Tag Archives: CSA

Lacinato Kale

CSA Spring June 6 2015

  •  Chard
  •  Collards
  •  Baby Arugula
  •  Lacinato Kale
  •  Lemon Verbena
  •  Spring Onions
  •   Flat Parsley
  •  Rose Geranium
  •  Rosemary
  •  Sage
  •  Thai Basil
  •   Tarragon
  •  Oregano
  •  Chives
  • Squash Blossoms


Berries are in at the Charlottesville City Market and one of our all time favorite things to do with rose geranium is here: strawberries for stewing and brewing!   Any fruit will do but strawberries are especially yummy when stewed with rose geranium sprigs that are then fished out when the leaves begin to turn army green colored. We stew the strawberries a bit to let them cook, in sugar and a bit of water, and towards the end (just a few minutes cook time), drop in the sprigs of rose geranium, taking care to turn down the flame as the scent will cook off at high temperatures. I add mine after letting the strawberries cool for a few minutes.


We use the stewed strawberries in drinks, making a tea of it by adding water and honey, topping for waffles and pancakes, stir into a yogurt cup, or use in yogurt for a dressing of an apple salad, even as a base for a fruit chutney. Once cooked and the leaves removed, it can also do well stored in the refrigerator for future use; just be sure to pull out the rose geranium, or it can mess with the flavor, becoming overpowering to your dish. When we use this as a chutney, is usually with a yellow curry.


photo: gardenaction.co.uk

Please be sure to see attachment for lots of yummy ideas for your squash blossoms. Consider also using them as a topping for a gourmet pizza. Many people will remove the inner base of the flower, but we leave it in. Lacinato kale is also in your CSA share this week. Cutely nicknamed dinosaur kale, it does well chopped into a saute pan and cooked for a few minutes. This kale is well liked as “chips”: remove thick center rib, cut to desired size, coat in oil and favorite spices (simple salt and pepper does nicely), and bake about 10 minutes, checking for roasted crisp finish.

Tarrragon Fresh From GH6

CSA Spring 2015 May 23

  • Chard
  • Mixed Greens
  • European Cucumbers
  • Nasturtium Flowers
  • Baby Spinach
  • Lemon Verbena
  • Sage
  • Rosemary
  • Tarragon
  • Thai Basil
  • Oregano
  • Chives


CSA Spring 2015 May 23: Artemisia, the genus name for tarragon, was of curiosity early on for its derived connection to the name of a goddess, Artemis; she was active and a huntress. Particularly interesting that one strength was regarding the healing of diseases in women. Tarragon has a few subspecies that can sometimes become confused, such as Russian tarragon vs. the French tarragon, which is what we propagate for you and others that value the particular flavor of this variety. Used in meat and egg dishes, it is also known for being an ingredient in classic Béarnaise sauce. We have used it in teas, salads, roasts, and quiches. Mike has daydreamed about incorporating it into a chewing gum; surprisingly it is used as a soft drink flavor in eastern Europe. There are plenty of herbs to enjoy, but wanted to be sure to suggest one of our all time favorite ways to use spears of rosemary: as mini shish kebabs. Using the cut end, pierce fruits and/or veggies, roast in the oven for about 20 minutes. Serve on a bed of rice. A fav combo: tomato, pineapple, sausage, green pepper, onion. Use any drippings to adorn the rice.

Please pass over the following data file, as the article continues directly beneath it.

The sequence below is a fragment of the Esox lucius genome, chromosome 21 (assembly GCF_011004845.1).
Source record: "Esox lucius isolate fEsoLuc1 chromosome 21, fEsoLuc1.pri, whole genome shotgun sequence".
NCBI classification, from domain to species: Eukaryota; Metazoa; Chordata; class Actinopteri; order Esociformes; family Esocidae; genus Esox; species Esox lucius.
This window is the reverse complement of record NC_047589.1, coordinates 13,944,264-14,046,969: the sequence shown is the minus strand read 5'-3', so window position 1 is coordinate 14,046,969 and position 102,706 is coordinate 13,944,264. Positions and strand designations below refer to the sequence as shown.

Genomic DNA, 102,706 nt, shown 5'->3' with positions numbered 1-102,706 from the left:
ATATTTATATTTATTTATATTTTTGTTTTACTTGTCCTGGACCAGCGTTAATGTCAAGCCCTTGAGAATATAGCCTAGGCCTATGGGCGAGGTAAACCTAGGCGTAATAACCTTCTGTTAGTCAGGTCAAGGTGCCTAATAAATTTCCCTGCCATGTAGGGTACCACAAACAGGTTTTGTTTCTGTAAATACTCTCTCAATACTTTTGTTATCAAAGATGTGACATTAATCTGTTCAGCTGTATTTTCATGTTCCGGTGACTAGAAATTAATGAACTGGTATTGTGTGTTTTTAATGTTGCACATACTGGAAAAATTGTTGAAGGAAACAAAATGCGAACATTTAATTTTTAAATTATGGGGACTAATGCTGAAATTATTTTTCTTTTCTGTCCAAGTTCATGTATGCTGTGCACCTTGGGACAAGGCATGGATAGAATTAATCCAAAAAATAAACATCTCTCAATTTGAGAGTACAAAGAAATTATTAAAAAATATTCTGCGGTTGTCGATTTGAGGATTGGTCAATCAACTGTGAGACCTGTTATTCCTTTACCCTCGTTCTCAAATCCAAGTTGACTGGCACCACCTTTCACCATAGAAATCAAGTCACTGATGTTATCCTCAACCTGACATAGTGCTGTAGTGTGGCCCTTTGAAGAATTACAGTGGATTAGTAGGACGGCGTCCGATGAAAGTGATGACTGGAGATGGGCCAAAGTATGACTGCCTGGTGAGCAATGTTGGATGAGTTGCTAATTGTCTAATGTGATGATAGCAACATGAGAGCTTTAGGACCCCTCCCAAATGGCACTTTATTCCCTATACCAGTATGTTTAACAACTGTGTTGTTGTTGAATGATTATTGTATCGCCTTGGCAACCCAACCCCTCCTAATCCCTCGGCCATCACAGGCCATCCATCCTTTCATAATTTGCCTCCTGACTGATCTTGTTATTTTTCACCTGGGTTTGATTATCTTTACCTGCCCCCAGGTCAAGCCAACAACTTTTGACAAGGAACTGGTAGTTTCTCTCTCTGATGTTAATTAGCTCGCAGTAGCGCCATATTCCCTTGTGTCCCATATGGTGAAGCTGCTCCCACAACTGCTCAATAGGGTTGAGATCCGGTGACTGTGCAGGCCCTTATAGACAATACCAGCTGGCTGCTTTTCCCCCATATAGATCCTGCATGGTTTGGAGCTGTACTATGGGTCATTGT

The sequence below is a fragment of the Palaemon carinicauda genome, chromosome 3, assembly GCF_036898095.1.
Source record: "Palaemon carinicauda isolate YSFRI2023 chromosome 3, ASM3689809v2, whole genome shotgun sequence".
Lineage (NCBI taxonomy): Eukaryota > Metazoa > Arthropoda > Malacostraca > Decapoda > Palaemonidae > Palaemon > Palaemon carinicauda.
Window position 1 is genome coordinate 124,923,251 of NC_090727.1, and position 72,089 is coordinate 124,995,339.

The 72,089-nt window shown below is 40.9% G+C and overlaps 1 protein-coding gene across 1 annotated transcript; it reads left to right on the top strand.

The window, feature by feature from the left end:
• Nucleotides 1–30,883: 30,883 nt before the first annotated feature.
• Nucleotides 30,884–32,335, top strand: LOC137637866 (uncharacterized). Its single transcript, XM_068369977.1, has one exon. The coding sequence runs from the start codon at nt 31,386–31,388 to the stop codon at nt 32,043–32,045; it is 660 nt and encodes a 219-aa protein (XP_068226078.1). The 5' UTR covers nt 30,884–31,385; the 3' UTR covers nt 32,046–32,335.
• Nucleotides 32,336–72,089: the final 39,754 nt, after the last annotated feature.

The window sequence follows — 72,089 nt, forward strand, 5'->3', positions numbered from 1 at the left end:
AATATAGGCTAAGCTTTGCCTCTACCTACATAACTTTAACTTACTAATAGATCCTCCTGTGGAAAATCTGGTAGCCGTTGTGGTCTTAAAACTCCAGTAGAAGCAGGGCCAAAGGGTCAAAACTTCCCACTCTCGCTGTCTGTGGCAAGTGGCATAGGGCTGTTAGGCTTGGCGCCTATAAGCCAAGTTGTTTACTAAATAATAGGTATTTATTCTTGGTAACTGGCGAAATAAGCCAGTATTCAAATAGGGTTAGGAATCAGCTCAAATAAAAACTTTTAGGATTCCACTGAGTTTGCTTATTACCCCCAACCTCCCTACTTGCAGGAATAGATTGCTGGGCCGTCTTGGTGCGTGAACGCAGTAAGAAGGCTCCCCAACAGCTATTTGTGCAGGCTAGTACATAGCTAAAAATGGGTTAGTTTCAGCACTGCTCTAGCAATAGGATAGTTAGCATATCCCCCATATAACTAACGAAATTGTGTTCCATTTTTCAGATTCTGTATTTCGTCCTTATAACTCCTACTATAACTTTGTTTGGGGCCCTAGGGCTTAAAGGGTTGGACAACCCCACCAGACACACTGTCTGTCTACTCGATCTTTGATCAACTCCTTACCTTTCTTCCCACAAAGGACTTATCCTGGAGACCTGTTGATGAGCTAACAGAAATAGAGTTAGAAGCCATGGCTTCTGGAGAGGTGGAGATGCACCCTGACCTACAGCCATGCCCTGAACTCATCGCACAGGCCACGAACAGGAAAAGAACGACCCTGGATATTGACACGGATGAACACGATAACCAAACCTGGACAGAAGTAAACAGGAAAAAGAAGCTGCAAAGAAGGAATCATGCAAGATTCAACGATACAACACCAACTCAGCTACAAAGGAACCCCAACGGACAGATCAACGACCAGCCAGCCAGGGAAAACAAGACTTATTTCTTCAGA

Dr Reza Rafie

CSA Distribution May 16 2015


Lemon verbena, more cucumbers, fresh spinach and nasturtium flowers are just part of this week’s CSA share. Lemon verbena has long been touted as a medicinal herb, but a whiff of the aroma hitting your senses may drive a different desired effect: deliciousness! We like to use lemon verbena as a tea, simple syrup (great for flavoring drinks, deserts and pancakes), scissor cut into ribbons over salad and fruit, baked into cake, and with chicken or fish. It also will find its way into spaghetti sauce For a twist, we made a quick yogurt dressing of chopped lemon verbena and Thai basil with honey, and poured it over pineapple chunks. Consider trying this recipe, substituting cucumber and leaving out the honey. Thai basil is another herb that is considered medicinal and is great in the kitchen, also pleasing to use from savory to sweet. It is commonly used in green and red curry, noodles, and different kinds of meat dishes. In our kitchen it can be found scissor cut into dishes fresh, in tea concoctions and occasionally to enhance desert.